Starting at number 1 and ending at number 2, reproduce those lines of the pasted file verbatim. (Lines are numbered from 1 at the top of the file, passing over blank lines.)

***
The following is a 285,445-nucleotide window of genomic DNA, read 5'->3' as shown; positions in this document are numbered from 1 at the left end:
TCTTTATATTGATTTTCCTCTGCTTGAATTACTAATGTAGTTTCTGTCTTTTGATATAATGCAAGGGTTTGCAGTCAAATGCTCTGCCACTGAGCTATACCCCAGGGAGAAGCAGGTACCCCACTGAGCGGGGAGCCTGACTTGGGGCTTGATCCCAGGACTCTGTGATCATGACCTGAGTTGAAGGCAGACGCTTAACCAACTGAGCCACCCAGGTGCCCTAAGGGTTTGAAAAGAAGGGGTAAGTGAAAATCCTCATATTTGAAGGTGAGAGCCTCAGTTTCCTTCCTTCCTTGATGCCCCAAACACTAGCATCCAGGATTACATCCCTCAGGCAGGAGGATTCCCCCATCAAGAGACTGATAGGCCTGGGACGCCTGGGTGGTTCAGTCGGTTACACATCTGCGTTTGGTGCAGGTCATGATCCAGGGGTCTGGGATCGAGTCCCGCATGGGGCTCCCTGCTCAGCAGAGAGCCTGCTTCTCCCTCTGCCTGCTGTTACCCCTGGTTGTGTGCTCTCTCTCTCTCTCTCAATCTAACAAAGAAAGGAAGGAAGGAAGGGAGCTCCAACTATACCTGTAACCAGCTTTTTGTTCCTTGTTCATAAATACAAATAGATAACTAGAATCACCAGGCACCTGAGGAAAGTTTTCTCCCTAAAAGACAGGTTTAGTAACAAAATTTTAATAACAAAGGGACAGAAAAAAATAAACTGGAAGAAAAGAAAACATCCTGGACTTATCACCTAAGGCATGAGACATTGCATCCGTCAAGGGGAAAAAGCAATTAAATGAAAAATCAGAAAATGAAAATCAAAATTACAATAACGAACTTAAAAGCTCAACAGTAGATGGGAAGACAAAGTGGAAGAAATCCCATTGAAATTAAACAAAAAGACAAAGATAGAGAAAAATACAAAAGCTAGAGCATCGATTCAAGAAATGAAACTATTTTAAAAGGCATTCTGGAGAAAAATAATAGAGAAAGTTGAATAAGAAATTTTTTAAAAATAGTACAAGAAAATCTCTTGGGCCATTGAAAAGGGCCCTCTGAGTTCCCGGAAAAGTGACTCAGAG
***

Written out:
The following is a 285,445-nucleotide window of genomic DNA, read 5'->3' as shown; positions in this document are numbered from 1 at the left end:
TCTTTATATTGATTTTCCTCTGCTTGAATTACTAATGTAGTTTCTGTCTTTTGATATAATGCAAGGGTTTGCAGTCAAATGCTCTGCCACTGAGCTATACCCCAGGGAGAAGCAGGTACCCCACTGAGCGGGGAGCCTGACTTGGGGCTTGATCCCAGGACTCTGTGATCATGACCTGAGTTGAAGGCAGACGCTTAACCAACTGAGCCACCCAGGTGCCCTAAGGGTTTGAAAAGAAGGGGTAAGTGAAAATCCTCATATTTGAAGGTGAGAGCCTCAGTTTCCTTCCTTCCTTGATGCCCCAAACACTAGCATCCAGGATTACATCCCTCAGGCAGGAGGATTCCCCCATCAAGAGACTGATAGGCCTGGGACGCCTGGGTGGTTCAGTCGGTTACACATCTGCGTTTGGTGCAGGTCATGATCCAGGGGTCTGGGATCGAGTCCCGCATGGGGCTCCCTGCTCAGCAGAGAGCCTGCTTCTCCCTCTGCCTGCTGTTACCCCTGGTTGTGTGCTCTCTCTCTCTCTCTCAATCTAACAAAGAAAGGAAGGAAGGAAGGGAGCTCCAACTATACCTGTAACCAGCTTTTTGTTCCTTGTTCATAAATACAAATAGATAACTAGAATCACCAGGCACCTGAGGAAAGTTTTCTCCCTAAAAGACAGGTTTAGTAACAAAATTTTAATAACAAAGGGACAGAAAAAAATAAACTGGAAGAAAAGAAAACATCCTGGACTTATCACCTAAGGCATGAGACATTGCATCCGTCAAGGGGAAAAAGCAATTAAATGAAAAATCAGAAAATGAAAATCAAAATTACAATAACGAACTTAAAAGCTCAACAGTAGATGGGAAGACAAAGTGGAAGAAATCCCATTGAAATTAAACAAAAAGACAAAGATAGAGAAAAATACAAAAGCTAGAGCATCGATTCAAGAAATGAAACTATTTTAAAAGGCATTCTGGAGAAAAATAATAGAGAAAGTTGAATAAGAAATTTTTTAAAAATAGTACAAGAAAATCTCTTGGGCCATTGAAAAGGGCCCTCTGAGTTCCCGGAAAAGTGACTCAGAG